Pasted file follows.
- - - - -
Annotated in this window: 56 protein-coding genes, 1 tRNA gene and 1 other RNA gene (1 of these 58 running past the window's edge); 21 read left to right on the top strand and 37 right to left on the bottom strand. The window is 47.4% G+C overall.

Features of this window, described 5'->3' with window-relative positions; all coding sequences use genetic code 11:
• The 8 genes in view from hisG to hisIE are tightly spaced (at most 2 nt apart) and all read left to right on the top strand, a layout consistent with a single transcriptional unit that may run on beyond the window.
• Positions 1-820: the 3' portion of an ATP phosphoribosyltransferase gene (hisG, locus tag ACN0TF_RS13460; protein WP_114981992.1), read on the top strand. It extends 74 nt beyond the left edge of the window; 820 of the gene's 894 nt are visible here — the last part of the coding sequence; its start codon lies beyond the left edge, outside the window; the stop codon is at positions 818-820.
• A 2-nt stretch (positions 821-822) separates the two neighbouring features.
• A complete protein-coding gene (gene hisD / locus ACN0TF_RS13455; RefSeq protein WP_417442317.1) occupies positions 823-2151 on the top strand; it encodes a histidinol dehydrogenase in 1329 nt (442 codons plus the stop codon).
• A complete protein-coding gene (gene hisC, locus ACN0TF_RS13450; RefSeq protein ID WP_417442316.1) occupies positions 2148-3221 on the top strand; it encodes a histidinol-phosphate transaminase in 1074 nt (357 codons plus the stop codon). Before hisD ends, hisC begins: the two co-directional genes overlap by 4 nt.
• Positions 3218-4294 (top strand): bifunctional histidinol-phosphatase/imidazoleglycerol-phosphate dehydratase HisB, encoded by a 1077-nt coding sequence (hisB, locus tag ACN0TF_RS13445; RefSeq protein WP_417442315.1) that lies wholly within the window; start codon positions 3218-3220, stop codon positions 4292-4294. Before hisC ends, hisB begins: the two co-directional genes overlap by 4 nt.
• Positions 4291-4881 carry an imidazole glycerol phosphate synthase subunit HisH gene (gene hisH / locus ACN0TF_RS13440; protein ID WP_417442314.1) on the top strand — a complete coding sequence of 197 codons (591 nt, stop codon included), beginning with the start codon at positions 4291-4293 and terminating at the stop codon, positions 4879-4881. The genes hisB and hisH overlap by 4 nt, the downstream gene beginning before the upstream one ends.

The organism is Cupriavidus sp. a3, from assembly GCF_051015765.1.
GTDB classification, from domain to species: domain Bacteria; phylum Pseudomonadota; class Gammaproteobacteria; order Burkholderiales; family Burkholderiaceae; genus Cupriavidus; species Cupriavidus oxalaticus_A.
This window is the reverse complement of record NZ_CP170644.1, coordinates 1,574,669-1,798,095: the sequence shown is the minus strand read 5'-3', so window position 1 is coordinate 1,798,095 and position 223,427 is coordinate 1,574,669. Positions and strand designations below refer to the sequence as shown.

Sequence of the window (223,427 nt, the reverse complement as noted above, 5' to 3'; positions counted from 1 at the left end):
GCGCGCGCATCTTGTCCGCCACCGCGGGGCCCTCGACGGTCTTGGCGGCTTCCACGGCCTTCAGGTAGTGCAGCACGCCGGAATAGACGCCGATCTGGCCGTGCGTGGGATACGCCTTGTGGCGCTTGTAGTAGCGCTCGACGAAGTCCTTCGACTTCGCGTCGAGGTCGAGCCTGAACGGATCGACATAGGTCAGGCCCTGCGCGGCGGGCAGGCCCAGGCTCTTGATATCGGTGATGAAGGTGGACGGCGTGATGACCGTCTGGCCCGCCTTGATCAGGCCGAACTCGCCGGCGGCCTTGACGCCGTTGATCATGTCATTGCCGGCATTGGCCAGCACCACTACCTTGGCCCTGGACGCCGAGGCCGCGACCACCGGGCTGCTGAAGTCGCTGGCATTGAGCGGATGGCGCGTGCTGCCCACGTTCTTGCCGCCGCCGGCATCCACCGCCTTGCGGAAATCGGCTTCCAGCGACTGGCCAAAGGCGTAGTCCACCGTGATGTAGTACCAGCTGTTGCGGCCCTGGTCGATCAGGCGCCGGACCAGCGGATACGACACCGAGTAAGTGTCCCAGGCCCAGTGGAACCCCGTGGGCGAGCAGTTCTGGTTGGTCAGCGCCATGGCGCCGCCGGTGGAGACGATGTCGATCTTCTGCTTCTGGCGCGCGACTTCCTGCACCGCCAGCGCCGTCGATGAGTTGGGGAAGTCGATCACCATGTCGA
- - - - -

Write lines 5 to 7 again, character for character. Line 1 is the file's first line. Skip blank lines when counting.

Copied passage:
• A 2-nt stretch (positions 821-822) separates the two neighbouring features.
• A complete protein-coding gene (gene hisD / locus ACN0TF_RS13455; RefSeq protein WP_417442317.1) occupies positions 823-2151 on the top strand; it encodes a histidinol dehydrogenase in 1329 nt (442 codons plus the stop codon).
• A complete protein-coding gene (gene hisC, locus ACN0TF_RS13450; RefSeq protein ID WP_417442316.1) occupies positions 2148-3221 on the top strand; it encodes a histidinol-phosphate transaminase in 1074 nt (357 codons plus the stop codon). Before hisD ends, hisC begins: the two co-directional genes overlap by 4 nt.